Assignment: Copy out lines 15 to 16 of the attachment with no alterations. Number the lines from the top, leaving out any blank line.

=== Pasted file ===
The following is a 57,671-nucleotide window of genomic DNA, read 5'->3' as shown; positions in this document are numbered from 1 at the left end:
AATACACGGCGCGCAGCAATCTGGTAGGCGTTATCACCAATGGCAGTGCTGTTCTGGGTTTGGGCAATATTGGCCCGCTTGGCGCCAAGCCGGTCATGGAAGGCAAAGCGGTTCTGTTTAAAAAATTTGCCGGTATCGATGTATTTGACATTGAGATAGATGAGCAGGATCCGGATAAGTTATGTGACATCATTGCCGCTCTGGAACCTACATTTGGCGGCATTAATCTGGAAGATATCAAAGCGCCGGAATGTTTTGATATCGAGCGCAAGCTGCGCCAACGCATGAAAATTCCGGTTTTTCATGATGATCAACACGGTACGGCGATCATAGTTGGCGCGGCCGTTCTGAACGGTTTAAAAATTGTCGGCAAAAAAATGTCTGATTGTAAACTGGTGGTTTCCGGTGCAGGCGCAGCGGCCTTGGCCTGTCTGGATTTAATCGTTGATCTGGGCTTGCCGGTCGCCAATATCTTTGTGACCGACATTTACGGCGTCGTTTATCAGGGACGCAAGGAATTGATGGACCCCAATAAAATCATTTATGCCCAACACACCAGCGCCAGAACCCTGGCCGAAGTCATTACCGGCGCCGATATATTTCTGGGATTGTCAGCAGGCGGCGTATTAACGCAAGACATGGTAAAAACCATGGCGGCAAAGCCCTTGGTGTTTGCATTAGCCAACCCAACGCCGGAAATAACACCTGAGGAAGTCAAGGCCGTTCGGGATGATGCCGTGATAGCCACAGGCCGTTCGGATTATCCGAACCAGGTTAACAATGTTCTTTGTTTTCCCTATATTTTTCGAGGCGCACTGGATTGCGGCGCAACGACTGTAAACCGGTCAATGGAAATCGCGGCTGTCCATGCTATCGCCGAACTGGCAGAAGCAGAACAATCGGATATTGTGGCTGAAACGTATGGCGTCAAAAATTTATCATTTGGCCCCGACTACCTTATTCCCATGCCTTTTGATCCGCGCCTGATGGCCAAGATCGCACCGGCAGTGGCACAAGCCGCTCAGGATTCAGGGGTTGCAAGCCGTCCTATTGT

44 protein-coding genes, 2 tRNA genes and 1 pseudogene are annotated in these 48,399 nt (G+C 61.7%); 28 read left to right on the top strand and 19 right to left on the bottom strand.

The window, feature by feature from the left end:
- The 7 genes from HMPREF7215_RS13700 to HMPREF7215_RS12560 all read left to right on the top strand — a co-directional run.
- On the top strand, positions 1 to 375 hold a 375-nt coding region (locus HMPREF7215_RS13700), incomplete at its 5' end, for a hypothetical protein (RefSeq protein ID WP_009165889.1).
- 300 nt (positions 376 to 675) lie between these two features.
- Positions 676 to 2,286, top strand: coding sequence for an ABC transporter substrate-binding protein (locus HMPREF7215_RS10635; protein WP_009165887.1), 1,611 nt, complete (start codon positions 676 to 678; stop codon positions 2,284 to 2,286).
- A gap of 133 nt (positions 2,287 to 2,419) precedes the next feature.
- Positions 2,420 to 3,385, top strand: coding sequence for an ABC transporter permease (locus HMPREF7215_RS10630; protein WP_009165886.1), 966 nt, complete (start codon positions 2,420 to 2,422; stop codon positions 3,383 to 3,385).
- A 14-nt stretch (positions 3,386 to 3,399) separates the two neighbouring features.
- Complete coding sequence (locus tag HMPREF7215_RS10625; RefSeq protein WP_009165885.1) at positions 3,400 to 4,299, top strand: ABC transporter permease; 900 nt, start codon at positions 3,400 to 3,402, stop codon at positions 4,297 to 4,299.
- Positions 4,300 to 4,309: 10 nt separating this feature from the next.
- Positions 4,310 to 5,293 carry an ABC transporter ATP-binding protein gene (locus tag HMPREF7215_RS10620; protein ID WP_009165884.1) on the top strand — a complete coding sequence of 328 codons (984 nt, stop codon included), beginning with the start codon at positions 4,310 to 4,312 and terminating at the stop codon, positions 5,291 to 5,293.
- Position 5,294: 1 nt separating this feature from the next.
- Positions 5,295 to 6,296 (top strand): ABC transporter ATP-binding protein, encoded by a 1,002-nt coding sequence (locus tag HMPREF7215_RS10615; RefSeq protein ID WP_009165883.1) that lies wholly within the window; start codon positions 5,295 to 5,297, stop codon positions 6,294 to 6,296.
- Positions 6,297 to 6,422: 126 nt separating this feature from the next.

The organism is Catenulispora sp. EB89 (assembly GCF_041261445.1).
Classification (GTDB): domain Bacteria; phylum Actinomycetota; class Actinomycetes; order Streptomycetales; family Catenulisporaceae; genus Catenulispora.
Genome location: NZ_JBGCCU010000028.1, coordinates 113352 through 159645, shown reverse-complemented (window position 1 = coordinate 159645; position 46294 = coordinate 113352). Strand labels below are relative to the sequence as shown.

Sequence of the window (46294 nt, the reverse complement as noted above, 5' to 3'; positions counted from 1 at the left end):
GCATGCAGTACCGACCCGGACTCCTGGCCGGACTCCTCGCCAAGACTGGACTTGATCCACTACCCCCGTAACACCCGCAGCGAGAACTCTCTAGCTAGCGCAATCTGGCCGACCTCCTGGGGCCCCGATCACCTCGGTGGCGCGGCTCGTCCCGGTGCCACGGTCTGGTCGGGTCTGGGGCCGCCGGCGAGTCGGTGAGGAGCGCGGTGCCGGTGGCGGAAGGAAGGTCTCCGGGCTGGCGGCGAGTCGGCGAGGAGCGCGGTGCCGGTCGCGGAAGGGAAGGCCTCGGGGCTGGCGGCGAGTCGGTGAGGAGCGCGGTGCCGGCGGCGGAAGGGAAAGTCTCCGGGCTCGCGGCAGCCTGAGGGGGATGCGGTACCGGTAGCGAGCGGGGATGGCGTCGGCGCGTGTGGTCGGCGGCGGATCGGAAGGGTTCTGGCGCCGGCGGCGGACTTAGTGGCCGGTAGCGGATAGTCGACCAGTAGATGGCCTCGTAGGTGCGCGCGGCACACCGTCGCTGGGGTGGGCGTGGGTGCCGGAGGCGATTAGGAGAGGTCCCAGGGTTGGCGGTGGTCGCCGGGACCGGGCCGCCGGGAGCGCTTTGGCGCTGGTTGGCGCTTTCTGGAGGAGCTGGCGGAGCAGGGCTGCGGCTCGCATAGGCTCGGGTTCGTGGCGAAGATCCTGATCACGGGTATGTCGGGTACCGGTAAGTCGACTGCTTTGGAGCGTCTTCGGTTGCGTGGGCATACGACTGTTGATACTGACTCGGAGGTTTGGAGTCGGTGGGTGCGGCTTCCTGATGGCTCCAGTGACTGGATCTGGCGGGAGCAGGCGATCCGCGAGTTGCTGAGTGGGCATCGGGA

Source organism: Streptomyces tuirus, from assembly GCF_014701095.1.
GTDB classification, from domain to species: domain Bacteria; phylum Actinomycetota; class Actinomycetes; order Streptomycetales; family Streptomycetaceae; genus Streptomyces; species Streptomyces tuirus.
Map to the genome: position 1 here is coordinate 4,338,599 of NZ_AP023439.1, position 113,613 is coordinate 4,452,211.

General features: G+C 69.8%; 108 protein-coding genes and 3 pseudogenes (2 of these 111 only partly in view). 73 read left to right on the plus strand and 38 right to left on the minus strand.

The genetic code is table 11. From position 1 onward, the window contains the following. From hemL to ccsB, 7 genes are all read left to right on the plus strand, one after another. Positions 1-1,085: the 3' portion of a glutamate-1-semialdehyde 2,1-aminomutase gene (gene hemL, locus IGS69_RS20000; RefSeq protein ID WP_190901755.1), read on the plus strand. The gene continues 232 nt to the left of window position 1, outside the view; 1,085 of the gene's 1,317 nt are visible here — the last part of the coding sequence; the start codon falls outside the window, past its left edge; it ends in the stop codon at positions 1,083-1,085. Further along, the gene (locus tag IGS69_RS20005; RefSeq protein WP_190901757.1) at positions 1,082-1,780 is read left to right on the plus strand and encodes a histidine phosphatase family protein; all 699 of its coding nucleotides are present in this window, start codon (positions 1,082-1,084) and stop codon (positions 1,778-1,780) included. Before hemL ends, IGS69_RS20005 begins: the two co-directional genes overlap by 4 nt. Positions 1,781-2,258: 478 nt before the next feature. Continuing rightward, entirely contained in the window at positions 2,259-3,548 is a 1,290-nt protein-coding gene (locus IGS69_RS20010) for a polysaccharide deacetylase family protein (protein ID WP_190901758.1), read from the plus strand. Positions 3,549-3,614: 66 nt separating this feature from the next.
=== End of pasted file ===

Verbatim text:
- Position 5,294: 1 nt separating this feature from the next.
- Positions 5,295 to 6,296 (top strand): ABC transporter ATP-binding protein, encoded by a 1,002-nt coding sequence (locus tag HMPREF7215_RS10615; RefSeq protein ID WP_009165883.1) that lies wholly within the window; start codon positions 5,295 to 5,297, stop codon positions 6,294 to 6,296.